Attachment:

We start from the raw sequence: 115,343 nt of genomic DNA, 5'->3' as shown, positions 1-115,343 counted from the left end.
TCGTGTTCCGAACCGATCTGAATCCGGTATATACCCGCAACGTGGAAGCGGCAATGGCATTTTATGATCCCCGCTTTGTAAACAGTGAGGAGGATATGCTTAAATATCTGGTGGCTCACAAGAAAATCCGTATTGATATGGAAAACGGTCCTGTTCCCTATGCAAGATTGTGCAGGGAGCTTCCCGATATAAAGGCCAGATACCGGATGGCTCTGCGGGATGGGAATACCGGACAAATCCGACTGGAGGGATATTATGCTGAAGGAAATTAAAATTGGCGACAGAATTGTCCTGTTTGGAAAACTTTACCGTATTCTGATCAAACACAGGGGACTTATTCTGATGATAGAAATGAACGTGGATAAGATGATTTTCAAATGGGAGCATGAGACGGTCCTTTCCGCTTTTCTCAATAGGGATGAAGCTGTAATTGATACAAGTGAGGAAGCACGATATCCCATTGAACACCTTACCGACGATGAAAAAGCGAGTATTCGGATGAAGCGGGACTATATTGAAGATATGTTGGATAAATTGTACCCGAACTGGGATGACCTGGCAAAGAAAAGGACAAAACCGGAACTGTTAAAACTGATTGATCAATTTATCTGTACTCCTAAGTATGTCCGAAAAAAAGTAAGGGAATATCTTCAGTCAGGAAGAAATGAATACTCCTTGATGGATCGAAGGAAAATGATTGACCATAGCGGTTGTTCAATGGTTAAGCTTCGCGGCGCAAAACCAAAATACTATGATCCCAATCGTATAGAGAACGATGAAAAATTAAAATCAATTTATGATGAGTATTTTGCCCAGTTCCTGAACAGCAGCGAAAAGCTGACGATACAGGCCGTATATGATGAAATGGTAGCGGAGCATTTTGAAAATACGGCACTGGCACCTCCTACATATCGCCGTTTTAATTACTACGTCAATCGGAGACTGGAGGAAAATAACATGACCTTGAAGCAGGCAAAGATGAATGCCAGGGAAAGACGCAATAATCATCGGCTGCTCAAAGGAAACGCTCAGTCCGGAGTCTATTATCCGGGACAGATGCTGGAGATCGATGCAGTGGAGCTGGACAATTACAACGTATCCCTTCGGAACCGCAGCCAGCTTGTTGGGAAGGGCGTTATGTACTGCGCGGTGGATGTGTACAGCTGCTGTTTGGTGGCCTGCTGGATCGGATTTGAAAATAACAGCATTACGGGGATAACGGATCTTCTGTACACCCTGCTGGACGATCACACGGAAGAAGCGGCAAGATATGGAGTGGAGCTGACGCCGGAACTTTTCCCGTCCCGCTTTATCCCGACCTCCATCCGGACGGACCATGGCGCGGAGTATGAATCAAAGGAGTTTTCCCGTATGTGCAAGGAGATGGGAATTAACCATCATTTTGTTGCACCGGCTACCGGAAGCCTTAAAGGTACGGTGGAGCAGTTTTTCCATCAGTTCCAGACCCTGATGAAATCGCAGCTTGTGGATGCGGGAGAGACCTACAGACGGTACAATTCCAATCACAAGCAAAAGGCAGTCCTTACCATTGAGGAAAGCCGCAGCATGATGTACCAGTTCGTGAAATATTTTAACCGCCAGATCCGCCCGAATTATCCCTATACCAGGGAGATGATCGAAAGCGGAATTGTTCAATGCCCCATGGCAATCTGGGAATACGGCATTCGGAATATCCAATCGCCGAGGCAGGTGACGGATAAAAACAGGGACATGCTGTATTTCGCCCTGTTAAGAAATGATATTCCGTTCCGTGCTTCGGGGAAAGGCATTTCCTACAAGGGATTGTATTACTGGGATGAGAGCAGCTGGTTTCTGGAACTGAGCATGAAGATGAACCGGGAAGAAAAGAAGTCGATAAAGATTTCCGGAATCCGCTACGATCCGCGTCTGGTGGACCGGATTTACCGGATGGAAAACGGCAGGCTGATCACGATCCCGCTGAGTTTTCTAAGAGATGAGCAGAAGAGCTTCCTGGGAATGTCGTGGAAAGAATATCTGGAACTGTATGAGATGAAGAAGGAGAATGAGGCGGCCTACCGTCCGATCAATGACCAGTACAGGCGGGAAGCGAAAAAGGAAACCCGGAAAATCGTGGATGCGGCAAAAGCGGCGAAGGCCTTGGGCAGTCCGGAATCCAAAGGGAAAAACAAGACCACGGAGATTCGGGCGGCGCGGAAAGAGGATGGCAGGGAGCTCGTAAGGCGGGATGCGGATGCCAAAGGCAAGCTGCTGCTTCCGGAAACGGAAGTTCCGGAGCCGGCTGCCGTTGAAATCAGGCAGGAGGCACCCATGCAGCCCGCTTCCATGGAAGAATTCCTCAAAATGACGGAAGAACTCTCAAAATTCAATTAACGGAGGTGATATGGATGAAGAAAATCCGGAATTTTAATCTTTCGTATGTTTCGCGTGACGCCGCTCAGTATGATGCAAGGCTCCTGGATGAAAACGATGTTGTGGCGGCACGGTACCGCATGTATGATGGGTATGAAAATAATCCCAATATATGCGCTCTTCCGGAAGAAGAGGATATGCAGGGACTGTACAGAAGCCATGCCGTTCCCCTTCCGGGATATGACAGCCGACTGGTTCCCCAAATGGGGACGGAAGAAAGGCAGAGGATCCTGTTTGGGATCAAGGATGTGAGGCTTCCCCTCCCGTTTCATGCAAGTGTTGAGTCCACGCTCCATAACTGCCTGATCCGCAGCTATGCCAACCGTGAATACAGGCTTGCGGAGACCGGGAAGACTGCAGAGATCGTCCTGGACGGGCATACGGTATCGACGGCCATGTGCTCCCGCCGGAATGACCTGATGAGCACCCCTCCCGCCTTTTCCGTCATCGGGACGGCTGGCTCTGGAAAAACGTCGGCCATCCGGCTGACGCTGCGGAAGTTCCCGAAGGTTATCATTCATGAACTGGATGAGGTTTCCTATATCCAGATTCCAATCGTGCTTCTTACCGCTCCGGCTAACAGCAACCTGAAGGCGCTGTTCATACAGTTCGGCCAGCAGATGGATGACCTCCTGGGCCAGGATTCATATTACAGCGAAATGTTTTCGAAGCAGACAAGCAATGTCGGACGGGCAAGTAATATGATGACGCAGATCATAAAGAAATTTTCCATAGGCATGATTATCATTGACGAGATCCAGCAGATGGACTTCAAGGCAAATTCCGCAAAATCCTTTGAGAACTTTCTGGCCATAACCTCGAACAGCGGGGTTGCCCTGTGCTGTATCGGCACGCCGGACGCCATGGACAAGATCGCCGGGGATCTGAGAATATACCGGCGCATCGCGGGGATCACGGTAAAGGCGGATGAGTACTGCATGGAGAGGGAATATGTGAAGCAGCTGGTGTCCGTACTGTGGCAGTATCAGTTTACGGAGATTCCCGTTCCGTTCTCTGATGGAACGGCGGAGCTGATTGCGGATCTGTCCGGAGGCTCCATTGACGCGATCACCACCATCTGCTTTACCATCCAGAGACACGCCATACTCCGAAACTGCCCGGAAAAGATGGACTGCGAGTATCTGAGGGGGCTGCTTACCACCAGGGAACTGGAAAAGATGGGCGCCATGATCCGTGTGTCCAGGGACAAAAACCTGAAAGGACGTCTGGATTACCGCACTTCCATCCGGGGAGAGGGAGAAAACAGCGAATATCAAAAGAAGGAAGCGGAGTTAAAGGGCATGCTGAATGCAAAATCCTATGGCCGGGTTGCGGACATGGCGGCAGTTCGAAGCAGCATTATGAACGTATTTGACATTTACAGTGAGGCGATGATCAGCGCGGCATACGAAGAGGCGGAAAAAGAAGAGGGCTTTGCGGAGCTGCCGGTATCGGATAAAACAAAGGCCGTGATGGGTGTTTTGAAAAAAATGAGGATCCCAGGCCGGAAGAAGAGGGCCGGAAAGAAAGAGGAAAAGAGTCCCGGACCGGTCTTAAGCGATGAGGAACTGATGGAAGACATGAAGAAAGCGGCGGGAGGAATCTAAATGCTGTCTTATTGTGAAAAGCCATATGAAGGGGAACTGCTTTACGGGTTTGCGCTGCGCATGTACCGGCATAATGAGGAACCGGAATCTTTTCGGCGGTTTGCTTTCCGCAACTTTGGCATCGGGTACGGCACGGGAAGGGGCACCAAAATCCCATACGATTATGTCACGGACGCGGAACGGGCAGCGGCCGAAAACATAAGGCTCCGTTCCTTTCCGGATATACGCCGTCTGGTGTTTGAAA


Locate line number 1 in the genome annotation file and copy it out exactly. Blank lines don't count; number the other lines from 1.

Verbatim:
We start from the raw sequence: 115,343 nt of genomic DNA, 5'->3' as shown, positions 1-115,343 counted from the left end.